21. 21. cracking of alkanescracking C20H42 C12H26 + C8H16 big an alkane an alkene alkane molecule molecule C18H38 X + C10H20 big an an alkane ________ ________ molecule molecule
  22. 22. cracking of alkanescracking Uses: Hydrogen can be one of the products in the cracking of alkanes C16H34 H2 + C6H12 + C10H20 Hydrogen is used as fuel for big rockets and to make ammonia for fertilisers
  23. 23. cracking of alkanescracking Uses: o cracking of big petroleum molecules into smaller hydrocarbon molecules to produce fuel for motor vehicles; • This is important as the amount of petrol produced from fractional distillation of petroleum is insufficient. So the extra petrol needed is produced by cracking
  24. 24. polymerspolymerisationMacromolecules are very large numbers of small moleculesjoined together.Polymerisation is the chemical reaction when large numbersof similar small molecules (monomers) are joined togetherto form a big molecule (polymer). H HH HH H H HH H H H H H H H C C C CC CC C CC CC C C C H H H H H H H HH HH H H HH H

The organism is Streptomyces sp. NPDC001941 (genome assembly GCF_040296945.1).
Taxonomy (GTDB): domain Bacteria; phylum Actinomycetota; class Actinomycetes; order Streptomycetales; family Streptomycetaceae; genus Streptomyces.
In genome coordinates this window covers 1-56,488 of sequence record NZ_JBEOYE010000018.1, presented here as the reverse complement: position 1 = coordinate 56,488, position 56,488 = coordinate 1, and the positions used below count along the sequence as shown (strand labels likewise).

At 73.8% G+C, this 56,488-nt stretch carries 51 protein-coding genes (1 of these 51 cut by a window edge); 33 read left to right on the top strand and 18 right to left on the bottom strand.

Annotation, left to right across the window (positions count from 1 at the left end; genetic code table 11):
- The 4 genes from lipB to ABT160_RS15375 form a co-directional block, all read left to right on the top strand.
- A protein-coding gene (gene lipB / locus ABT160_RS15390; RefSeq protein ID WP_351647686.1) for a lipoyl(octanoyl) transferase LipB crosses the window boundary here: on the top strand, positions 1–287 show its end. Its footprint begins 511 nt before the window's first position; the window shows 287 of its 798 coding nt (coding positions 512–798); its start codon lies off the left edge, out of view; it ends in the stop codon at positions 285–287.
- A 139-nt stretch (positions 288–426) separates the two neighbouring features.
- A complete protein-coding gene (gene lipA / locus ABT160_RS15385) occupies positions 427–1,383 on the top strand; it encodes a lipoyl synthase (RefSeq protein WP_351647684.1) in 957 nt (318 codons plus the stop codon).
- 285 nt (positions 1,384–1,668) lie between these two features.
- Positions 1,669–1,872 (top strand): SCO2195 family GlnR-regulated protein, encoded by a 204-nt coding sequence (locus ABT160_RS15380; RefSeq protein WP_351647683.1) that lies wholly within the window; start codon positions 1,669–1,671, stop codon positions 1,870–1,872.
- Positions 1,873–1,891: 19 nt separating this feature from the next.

25. 25. polymerspolyethene (polythene) one of the simplest addition polymer used to make ‘cling film’ for wrapping fresh vegetables and meat, plastic bottles, plastic bags, buckets and pipes can be made up of 500 to 20,000 ethene molecules hydrogen atom carbon atom model of polyethene molecule
  26. 26. polymerspolyethene (polythene) deriving the polymerisation equation: o write out the structural formulae of several ethene molecules in a row H H H H H H H H H H C C C C C C C C C C H H H H H H H H H H o open the C=C double bonds H H H H H H H H H H C C C C C C C C C C H H H H H H H H H H